Pierogi are a semicircular Polish dumpling usually stuffed with potato filling, sauerkraut, ground meat, cheese or fruit. The most common filling here in the United States is mashed potatoes with cheese.
The dough is similar to pastry dough and is made with flour and warm water.
You typically cook pierogi by first boiling them then they are either fried, baked or sauteed.
I consider them a side dish, but they can easily be made into an entree by adding a protein.
I love pierogi. Growing up, we would buy them frozen from Schwan’s.
I would deep fry them until the outside was a crispy, golden brown and the insides were soft, warm and cheesy.
It wasn’t until college that I learned how delicous pierogies can be when sauteed with a few fresh ingredients.
Two of my favorite things to pair with pierogies are onions and garlic, but I also like to throw in whatever I have fresh like tomatoes or mushrooms.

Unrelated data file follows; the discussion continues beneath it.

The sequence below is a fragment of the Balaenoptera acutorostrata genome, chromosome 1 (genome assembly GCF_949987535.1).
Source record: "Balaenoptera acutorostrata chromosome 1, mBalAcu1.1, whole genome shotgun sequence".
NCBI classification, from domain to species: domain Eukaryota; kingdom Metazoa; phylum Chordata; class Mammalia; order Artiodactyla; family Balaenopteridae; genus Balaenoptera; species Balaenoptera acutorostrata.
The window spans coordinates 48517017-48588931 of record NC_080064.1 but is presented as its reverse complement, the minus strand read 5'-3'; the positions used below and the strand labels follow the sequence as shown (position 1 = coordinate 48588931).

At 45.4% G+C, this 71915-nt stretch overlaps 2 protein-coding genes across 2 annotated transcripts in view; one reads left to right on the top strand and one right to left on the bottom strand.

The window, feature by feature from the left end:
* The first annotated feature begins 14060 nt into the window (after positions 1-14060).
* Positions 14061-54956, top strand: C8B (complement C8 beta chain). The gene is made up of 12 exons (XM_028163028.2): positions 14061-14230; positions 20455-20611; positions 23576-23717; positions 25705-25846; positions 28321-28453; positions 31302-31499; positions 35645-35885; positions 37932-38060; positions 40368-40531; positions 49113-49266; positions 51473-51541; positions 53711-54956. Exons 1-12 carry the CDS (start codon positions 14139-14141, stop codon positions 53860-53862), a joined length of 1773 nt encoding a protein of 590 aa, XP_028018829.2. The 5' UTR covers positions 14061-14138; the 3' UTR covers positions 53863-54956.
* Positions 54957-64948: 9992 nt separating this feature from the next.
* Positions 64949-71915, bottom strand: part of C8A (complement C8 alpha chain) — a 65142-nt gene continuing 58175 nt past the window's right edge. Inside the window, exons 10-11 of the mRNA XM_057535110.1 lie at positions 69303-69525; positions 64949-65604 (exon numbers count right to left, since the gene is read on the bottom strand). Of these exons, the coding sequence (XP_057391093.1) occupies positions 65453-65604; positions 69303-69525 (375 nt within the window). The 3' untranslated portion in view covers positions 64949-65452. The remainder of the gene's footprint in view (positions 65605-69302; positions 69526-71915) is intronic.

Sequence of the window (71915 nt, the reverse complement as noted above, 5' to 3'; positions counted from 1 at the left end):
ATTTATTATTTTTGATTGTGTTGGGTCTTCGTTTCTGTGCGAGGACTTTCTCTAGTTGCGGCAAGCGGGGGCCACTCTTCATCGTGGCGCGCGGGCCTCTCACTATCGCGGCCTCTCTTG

I’m using frozen pierogi for this recipe.
I’ll save the “from-scratch” recipe for another time.
With the frozen pierogies, I am able to steam them in the pan with the ingredients rather than boiling them first. This is because the pierogies are precooked before they are frozen.
I’ve dubbed this my “Italian Pierogi” recipe because of the use of tomatoes and basil.
This recipe is highly adaptable. You can use pretty much whatever you have on hand.
2 Tbsp olive oil
1 Vidalia onion, cut in half, then sliced
2 cloves garlic, minced
6-8 frozen pierogi
1 large ripe tomato, diced
1/4 c. packed fresh basil, julienne cut
Salt, to taste
Warm the olive oil in a large saute pan over medium-high heat.
Add the onions and cook until they begin to turn a golden brown, about 10 minutes.
Reduce heat to medium.
Add the garlic and saute until aromatic, about 30 seconds.
Add the pierogies to the pan in a single layer, then add the tomatoes and basil. Add salt to taste and cover.
Steam with the cover on until the pierogi are tender, turning halfway, about 5 minutes.
Remove the lid.
Simmer until the liquid is reduced by half and the pierogi take on a golden color from the caramelized onions.